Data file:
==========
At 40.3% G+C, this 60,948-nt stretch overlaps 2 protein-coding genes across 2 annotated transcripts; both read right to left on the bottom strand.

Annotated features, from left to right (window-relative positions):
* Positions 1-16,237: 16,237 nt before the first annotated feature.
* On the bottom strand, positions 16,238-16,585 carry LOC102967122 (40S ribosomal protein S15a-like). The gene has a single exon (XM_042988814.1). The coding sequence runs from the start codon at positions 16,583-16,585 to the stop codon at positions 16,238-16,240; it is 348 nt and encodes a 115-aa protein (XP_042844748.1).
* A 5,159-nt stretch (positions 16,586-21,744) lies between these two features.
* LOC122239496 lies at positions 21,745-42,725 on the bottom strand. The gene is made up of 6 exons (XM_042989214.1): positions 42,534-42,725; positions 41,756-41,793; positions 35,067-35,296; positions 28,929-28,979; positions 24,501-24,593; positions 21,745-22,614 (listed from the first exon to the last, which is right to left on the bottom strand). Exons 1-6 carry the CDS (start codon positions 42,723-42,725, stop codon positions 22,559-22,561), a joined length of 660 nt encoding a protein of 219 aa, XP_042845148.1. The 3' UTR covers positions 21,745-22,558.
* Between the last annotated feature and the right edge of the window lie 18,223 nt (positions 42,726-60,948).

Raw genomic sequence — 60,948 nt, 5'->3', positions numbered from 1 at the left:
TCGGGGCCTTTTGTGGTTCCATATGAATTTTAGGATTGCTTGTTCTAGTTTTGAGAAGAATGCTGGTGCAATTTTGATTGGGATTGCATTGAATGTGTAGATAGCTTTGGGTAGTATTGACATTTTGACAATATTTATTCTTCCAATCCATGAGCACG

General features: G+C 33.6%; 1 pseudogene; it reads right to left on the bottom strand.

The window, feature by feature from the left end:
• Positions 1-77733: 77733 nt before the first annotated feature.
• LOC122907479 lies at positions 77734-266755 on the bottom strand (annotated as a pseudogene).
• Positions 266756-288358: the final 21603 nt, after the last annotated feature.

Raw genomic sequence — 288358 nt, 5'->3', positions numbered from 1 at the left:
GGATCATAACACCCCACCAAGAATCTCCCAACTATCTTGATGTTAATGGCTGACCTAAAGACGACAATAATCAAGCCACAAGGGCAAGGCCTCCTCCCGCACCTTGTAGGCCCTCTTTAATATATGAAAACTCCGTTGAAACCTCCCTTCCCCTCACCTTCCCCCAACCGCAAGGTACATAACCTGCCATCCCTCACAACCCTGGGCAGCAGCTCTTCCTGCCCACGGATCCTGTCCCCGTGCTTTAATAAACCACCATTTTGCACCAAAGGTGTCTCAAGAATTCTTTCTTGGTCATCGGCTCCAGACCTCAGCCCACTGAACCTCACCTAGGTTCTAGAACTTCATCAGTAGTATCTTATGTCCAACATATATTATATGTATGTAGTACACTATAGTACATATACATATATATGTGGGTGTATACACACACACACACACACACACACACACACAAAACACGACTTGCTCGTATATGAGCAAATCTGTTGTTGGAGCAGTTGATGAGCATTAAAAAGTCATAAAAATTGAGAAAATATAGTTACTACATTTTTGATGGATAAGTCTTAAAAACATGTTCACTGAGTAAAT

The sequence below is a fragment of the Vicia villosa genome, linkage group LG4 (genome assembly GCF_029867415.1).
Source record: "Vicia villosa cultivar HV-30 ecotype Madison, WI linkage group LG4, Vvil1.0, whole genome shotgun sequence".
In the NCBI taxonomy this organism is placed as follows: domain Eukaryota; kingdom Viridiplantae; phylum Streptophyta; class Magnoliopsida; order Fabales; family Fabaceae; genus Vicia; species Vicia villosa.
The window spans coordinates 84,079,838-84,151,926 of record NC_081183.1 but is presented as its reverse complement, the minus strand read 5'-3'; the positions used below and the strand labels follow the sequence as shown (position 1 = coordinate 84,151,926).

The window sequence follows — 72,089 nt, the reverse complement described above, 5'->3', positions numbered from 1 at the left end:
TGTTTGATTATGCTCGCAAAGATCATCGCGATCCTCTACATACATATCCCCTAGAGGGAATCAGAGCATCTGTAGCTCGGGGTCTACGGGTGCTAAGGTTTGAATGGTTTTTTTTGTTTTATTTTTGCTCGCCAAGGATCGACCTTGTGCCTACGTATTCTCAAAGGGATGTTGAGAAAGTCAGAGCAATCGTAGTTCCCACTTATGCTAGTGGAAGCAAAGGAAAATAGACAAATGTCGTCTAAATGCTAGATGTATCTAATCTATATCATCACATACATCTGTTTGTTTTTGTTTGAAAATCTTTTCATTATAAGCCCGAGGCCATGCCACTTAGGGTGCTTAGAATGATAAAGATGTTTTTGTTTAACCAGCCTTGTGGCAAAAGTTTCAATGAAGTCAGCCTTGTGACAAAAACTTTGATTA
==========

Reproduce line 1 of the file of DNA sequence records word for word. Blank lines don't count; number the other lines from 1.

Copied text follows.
At 40.3% G+C, this 60,948-nt stretch overlaps 2 protein-coding genes across 2 annotated transcripts; both read right to left on the bottom strand.